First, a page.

Monday, January 4, 2010

Bottom Paint

After much sanding, filling, fairing, the bottom was finally ready for coating!
In total, eleven holes from previous thru-hulls, instruments, etc. were repaired and glassed over. Three were left, and a few more will be added when required.
The hull was vacuumed then wiped with Awlgrip surface cleaner TO115 with wax and grease remover using the two cloth method (one wet, one dry) for wipe down. Its a medium fast evaporating solvent that gives you more time than fast evaporating types to do the wipe down. This was then followed by the same two cloth method using Awlgrip T0008 fast evaporating solvent just before painting. It is a mild cleaner that removes hand oils and light contaminants.
Jon (our coatings and detail tech) was kind enough to come in and strike the line, laying the 3/4" fine-line tape on the hull and then 1-1/2" blue tape above and over half of the fine-line to give us more room to over brush the line. He gave us some pointers on rolling out the paint and off we went.
Two coats of two part Pettit Protect epoxy barrier coat was applied by roller. No sanding was done between coats, its not required if you follow the dry and recoat times on the can. It has a long recoat time before sanding is required so its easy to schedule and make work.
The following day the entire hull was sanded with 80 grit and wiped with the T0008 in preparation for the antifouling paint. We could have tried to apply the antifouling in the allotted time without having to sand, but the margins allowed for recoating between the barrier coat and the antifouling paint are much shorter than the margins for the barrier coat. Its very temperature and time dependent and if you get it wrong then the coating fails after its been in the water for a few months, just falls of the barrier coat in large flakes. Hulls don't dry evenly, and the time between starting at the bow and finishing at the stern must be taken into consideration.Yup, we know this from experience. We have used Pettit for all but a few of the bottoms we have done in our yard for the past ten years. We got bit twice in the first year with the antifouling flaking off the barrier coat and made it a company policy to sand between the barrier coat and the antifouling coat and have never had a problem since. Two coats of Pettit Trinidad SR was applied by roller. The stuff is 76% cuprous oxide and has anti-slime agents. Two more coats will be applied before the boat heads for the ocean. If applied more than two months before launching the Pettit rep recommended misting or spraying  the hull with water once a month to keep the paint active.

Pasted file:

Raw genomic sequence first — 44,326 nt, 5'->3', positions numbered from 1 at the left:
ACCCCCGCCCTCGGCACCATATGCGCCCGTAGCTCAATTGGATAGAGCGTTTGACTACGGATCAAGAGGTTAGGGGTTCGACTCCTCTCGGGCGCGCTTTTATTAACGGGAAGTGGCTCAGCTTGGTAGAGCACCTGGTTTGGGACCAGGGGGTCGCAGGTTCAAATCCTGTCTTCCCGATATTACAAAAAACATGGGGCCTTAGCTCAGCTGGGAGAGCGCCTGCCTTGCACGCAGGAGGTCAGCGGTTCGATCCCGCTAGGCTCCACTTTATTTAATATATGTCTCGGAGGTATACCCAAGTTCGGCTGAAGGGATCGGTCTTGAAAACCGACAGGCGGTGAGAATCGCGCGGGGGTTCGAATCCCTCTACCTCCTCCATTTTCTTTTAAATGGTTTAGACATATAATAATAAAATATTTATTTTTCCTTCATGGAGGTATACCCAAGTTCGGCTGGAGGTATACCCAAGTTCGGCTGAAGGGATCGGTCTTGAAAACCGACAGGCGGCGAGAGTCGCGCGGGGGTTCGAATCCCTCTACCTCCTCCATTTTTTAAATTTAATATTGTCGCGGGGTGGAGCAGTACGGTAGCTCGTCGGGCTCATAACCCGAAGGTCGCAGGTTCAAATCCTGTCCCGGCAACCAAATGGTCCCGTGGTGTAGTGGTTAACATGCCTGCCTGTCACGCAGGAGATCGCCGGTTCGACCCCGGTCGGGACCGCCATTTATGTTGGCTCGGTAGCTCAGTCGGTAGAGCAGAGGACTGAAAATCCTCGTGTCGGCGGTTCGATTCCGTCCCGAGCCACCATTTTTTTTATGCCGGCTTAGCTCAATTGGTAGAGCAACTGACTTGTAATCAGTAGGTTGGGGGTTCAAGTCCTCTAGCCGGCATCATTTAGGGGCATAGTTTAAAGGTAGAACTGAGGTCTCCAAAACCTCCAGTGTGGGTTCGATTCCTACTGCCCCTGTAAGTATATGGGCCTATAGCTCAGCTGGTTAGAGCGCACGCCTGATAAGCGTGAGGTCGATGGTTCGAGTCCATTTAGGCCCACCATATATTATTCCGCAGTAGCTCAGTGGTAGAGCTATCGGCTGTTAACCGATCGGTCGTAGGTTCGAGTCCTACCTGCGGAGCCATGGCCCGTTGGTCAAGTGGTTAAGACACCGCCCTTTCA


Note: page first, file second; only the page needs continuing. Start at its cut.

After painting we sat there and just stared at the hull for a while and grinned.......two years we've been waiting to see paint on the hull.......two long years! 

Jon applies the fine-line tape

Pettit Protect Barrier Coat

Pettit Trinidad SR antifouling coat


Anonymous said...

Keep posting stuff like this i really like it

Anonymous said...

Your blog keeps getting better and better! Your older articles are not as good as newer ones you have a lot more creativity and originality now keep it up!

Don said...

Will do, glad you like it. :-)

Don said...

Thank you for the kind comments :-)